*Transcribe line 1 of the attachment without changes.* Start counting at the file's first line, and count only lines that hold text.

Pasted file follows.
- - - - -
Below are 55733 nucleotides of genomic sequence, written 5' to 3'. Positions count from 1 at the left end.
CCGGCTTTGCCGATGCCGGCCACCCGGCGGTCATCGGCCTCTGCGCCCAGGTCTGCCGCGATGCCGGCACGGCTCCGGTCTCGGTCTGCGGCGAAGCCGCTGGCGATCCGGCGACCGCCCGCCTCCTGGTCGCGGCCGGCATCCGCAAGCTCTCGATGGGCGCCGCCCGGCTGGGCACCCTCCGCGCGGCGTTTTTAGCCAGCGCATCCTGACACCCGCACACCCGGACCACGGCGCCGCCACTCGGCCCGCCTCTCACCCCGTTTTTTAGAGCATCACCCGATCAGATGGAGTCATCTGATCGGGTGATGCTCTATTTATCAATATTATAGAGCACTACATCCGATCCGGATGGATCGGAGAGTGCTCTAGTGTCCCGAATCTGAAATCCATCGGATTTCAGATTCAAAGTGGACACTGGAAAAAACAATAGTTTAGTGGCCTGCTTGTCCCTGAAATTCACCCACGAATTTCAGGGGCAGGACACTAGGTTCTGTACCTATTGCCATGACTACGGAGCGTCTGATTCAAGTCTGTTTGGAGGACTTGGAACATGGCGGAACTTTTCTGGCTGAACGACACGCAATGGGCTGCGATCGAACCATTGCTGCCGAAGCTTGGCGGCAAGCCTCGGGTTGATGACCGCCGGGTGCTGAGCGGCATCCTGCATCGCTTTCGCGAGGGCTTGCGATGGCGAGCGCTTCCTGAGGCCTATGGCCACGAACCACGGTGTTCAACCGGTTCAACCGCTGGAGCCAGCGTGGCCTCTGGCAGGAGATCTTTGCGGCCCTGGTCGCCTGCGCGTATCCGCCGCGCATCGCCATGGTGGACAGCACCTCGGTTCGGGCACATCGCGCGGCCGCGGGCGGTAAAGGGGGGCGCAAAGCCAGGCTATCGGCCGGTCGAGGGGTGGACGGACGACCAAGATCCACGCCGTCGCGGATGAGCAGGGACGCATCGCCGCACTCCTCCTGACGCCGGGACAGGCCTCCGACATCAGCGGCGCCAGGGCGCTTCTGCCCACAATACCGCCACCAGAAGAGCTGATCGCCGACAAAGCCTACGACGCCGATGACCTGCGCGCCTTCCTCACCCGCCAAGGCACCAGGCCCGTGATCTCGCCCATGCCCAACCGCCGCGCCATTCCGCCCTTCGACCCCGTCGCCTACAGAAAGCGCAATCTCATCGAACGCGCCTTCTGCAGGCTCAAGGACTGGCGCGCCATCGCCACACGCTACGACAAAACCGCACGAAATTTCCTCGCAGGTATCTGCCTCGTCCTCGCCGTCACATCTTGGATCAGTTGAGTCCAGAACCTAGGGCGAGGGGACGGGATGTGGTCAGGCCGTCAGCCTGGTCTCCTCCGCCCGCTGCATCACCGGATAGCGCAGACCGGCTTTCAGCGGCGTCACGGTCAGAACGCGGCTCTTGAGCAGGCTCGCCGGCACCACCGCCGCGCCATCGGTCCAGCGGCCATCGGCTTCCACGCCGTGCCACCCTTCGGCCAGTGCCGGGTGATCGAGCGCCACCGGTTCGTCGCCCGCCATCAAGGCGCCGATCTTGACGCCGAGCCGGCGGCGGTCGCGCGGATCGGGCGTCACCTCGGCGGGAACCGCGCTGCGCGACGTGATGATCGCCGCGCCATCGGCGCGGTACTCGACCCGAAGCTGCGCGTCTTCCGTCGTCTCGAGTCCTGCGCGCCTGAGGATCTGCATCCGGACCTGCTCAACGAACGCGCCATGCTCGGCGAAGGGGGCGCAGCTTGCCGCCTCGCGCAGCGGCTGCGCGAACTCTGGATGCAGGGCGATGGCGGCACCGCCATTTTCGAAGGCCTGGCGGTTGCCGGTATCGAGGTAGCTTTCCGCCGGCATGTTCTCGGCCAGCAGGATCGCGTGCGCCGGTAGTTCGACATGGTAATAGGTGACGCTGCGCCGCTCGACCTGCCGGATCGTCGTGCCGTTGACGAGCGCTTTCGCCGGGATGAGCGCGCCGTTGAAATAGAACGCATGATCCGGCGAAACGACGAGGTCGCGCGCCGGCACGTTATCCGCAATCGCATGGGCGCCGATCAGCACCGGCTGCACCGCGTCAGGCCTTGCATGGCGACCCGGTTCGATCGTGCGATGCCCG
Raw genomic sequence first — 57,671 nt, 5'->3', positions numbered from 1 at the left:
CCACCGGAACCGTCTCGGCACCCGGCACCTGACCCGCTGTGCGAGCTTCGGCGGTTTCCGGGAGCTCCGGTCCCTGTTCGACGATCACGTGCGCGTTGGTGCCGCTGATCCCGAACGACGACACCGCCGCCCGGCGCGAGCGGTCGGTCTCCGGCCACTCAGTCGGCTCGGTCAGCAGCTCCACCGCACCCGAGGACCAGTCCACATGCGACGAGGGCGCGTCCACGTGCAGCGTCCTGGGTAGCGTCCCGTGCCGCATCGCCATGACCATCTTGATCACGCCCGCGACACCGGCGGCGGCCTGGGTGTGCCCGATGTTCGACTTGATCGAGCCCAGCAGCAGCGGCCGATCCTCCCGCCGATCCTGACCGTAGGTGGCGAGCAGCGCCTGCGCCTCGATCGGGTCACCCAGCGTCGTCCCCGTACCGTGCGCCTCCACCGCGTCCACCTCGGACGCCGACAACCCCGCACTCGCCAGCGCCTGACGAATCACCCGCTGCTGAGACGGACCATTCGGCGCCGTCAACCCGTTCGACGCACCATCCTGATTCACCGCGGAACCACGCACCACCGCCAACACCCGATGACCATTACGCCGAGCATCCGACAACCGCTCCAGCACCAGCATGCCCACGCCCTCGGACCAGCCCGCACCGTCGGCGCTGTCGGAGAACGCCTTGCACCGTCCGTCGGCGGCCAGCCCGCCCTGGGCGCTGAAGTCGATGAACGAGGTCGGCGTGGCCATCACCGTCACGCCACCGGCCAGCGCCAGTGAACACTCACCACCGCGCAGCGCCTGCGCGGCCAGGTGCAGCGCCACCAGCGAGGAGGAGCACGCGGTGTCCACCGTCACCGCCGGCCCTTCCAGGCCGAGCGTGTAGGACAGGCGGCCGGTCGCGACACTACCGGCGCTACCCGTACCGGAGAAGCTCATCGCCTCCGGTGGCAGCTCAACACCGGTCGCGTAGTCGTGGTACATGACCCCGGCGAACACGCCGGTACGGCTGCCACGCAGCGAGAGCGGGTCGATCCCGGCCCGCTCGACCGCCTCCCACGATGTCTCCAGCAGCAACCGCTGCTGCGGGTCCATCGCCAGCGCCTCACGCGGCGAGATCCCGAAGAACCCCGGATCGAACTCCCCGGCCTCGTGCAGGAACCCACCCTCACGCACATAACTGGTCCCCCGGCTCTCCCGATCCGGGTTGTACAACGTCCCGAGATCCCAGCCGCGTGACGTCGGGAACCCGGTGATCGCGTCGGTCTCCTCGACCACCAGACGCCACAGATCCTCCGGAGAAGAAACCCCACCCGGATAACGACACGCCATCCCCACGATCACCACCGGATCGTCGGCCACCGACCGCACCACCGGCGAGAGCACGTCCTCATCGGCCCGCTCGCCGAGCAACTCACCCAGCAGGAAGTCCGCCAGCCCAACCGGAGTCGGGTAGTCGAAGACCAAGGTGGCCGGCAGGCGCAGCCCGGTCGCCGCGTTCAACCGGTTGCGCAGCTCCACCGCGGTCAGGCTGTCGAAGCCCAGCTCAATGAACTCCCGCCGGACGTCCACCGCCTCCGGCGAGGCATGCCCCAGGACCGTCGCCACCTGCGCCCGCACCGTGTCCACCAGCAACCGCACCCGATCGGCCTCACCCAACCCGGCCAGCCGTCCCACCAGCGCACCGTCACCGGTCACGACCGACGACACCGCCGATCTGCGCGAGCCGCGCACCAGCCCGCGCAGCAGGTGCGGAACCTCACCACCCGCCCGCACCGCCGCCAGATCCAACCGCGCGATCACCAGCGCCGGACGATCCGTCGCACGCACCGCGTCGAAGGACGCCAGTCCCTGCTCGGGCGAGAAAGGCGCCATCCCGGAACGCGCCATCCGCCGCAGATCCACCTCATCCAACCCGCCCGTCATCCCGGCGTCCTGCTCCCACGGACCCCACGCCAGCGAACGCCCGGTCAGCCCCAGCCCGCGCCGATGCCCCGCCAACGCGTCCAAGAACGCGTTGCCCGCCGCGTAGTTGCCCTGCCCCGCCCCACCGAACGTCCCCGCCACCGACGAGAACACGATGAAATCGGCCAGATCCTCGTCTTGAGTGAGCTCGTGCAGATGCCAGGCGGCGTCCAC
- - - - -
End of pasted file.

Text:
Below are 55733 nucleotides of genomic sequence, written 5' to 3'. Positions count from 1 at the left end.